He went on to win the Preakness Stakes in a faster time than his Triple Crown predecessors of the decade (though Big Red's time would go on to later be amended) and cemented himself as the horse to beat in the Belmont Stakes. Unfortunately, destiny was not in his favor, and a freak accident of stepping on a safety pin ultimately cost him his spot among the Triple Crown winners.

5. Bernardini, 2006

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    GERALD HERBERT/Associated Press

    Bernardini's triumph in the 2006 Preakness Stakes is one that will be seared in the minds of racing fans forever. Unfortunately, it is not because of the brilliance the royally bred colt displayed as he rolled to victory at the beginning of what would be a remarkable sophomore campaign.

    The real reason the 2006 Preakness lives on in infamy is because Barbaro, the Kentucky Derby winning champion who had won the hearts of the nation, broke down shortly after coming out of the gate. All eyes were on his struggle and Bernardini's victory was, and remains, largely overshadowed.

4. Rachel Alexandra, 2009

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    Matthew Stockman/Getty Images

    After demolishing the competition in the Kentucky Oaks by over 20 lengths, Rachel Alexandra took on the boys in the 2009 Preakness Stakes for a shot at the history books.

    She delivered emphatically, defeating Kentucky Derby winner Mine That Bird by a length and solidifying herself as one of the greatest fillies in history. By winning the Preakness, she became the fifth filly in history to do so and the first since 1924.

3. Affirmed, 1978

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    Rivalries are what make sports exciting. The Red Sox have the Yankees, the Bruins have the Canadiens, Ali had Frazier and Affirmed had Alydar. Though Affirmed got most of the glory, his career was defined by his matchups with his arch nemesis Alydar. 

    After holding off Alydar to win the Run for the Roses, the pair met for the eighth time in Baltimore for the Preakness Stakes. Affirmed was quick out of the gate and established command early, holding off his rival by a neck. Their epic battles would continue into the Belmont Stakes with Affirmed forever holding the advantage.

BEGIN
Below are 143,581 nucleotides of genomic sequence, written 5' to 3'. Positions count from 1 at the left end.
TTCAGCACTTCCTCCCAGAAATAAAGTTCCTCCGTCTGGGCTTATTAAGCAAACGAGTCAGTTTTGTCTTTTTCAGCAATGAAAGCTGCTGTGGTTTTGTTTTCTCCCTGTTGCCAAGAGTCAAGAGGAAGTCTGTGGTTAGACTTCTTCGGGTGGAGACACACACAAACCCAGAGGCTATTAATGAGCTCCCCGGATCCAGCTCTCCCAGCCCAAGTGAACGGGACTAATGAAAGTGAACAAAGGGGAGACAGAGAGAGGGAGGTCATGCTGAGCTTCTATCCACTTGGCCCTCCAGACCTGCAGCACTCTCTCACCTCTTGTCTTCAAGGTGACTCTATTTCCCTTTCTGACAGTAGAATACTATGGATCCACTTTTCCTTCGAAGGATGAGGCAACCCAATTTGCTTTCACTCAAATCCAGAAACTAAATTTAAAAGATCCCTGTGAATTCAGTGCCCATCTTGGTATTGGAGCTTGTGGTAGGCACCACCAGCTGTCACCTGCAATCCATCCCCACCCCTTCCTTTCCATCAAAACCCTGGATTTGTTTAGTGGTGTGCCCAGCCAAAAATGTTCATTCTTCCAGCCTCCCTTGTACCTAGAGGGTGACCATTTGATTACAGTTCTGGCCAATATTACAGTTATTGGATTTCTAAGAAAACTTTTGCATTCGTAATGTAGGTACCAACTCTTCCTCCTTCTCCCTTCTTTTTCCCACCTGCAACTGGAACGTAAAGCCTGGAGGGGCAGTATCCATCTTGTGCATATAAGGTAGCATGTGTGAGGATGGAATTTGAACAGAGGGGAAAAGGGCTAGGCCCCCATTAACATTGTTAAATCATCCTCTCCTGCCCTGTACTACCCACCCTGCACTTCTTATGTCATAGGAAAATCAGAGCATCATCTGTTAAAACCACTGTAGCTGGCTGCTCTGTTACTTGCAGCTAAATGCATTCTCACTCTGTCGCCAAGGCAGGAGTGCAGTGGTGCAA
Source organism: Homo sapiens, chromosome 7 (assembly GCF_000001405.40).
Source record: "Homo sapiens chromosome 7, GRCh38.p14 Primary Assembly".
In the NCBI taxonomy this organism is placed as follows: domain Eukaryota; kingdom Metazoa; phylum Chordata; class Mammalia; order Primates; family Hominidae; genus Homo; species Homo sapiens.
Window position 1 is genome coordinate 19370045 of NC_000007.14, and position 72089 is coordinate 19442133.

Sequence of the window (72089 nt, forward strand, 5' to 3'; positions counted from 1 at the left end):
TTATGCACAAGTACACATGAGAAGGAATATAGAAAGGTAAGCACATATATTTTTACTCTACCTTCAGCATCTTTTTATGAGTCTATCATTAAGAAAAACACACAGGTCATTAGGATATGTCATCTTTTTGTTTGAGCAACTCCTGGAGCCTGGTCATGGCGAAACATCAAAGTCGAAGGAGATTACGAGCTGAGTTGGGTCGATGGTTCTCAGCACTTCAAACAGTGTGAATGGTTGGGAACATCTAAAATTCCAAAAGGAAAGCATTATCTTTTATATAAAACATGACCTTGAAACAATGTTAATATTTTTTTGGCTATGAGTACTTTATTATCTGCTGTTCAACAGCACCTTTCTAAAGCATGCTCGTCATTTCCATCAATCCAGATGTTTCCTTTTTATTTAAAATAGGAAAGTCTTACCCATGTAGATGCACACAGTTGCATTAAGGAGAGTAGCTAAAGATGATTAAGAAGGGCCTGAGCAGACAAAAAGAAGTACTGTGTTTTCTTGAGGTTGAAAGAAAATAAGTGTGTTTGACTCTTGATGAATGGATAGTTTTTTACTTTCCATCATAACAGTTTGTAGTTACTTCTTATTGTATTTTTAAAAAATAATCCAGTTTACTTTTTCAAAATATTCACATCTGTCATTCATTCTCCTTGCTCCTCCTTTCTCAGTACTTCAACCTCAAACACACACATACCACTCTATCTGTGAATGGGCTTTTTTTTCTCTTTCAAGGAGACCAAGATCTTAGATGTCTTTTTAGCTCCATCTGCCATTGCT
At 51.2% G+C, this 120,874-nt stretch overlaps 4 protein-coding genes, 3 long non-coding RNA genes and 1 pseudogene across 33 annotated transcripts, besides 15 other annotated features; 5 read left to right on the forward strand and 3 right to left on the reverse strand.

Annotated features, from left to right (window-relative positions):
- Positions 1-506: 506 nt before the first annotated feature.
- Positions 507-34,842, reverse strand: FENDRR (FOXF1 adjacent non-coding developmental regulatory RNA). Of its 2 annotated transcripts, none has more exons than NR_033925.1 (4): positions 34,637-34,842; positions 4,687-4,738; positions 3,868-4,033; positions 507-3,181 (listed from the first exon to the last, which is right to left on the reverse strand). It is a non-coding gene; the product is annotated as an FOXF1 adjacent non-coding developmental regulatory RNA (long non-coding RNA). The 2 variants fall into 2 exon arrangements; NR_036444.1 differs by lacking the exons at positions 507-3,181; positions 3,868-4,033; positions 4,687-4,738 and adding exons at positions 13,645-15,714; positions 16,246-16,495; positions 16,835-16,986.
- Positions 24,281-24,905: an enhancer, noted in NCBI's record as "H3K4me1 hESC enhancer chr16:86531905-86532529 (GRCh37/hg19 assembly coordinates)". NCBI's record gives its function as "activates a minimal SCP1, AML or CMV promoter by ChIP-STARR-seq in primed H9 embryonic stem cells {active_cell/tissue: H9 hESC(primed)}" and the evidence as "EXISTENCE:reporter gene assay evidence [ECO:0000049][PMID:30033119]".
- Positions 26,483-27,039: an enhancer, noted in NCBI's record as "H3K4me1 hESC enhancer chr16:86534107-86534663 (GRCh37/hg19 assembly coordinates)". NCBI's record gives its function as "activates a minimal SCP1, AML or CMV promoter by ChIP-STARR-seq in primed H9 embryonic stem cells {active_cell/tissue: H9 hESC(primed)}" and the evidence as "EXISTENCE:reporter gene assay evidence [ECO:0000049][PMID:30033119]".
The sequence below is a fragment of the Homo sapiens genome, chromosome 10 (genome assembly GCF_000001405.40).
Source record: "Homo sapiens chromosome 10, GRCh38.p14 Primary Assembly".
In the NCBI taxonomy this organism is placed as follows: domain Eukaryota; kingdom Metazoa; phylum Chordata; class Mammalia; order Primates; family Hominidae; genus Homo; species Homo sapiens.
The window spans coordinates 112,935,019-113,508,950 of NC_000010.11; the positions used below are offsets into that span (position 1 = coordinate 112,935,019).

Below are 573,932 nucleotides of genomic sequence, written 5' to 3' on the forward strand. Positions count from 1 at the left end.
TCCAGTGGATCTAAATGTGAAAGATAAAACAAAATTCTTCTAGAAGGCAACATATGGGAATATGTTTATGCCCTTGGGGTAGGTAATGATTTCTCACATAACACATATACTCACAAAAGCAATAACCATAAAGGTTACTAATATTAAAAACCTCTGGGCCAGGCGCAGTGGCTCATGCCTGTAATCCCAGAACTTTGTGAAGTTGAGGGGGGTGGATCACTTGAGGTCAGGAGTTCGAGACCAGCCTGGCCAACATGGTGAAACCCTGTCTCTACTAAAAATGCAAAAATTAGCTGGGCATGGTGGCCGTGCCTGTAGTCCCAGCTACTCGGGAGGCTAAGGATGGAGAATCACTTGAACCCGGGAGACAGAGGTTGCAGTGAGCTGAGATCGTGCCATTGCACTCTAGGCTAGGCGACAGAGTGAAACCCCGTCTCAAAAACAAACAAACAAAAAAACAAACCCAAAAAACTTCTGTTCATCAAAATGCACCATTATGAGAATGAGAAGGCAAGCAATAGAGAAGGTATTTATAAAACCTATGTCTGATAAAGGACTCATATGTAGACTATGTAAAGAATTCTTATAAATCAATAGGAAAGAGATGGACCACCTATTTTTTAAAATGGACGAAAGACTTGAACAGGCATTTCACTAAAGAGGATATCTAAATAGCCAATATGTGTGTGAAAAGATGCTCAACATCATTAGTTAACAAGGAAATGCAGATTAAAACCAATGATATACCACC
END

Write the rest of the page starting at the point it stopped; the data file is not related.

2. Afleet Alex, 2005

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    Afleet Alex is by no means one of the best horses to win the Preakness Stakes, but his victory in the 2005 edition was truly one of the most memorable. 

    Sent off as the favorite in the field of 14, the son of Northern Afleet was trying to make amends for a third-place finish in the Kentucky Derby in which arguably a poor ride cost him the race to long shot Giacomo. At the top of the stretch, the chestnut colt began to make his move and angled to the middle of the track to begin his rally.

    Then, near disaster struck.

    Scrappy T, a local horse, ducked out in front of him and caused him to clip heels. In doing so, he stumbled badly, nearly unseating jockey Jeremy Rose and almost falling himself. Miraculously, he managed to right himself and went on to win the race, showing his true heart.

1. Secretariat, 1973

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    The name Secretariat has become synonymous with the Triple Crown. Though his most iconic victory was his tour de force triumph in the Belmont Stakes, he was remarkably still making history in the Preakness Stakes over 25 years after the fact. 

    In 2012, the Maryland Racing Commission held a hearing and awarded Secretariat with the stakes record in the Preakness Stakes, amending the time to the correct 1:53 after being incorrectly clocked at 1:54.40 at the time it was run.

    Secretariat's Preakness Stakes was not just a record-setting performance. After annihilating the field in the Kentucky Derby, he wheeled back in the Preakness and won the second jewel of the Triple Crown with devastating ease.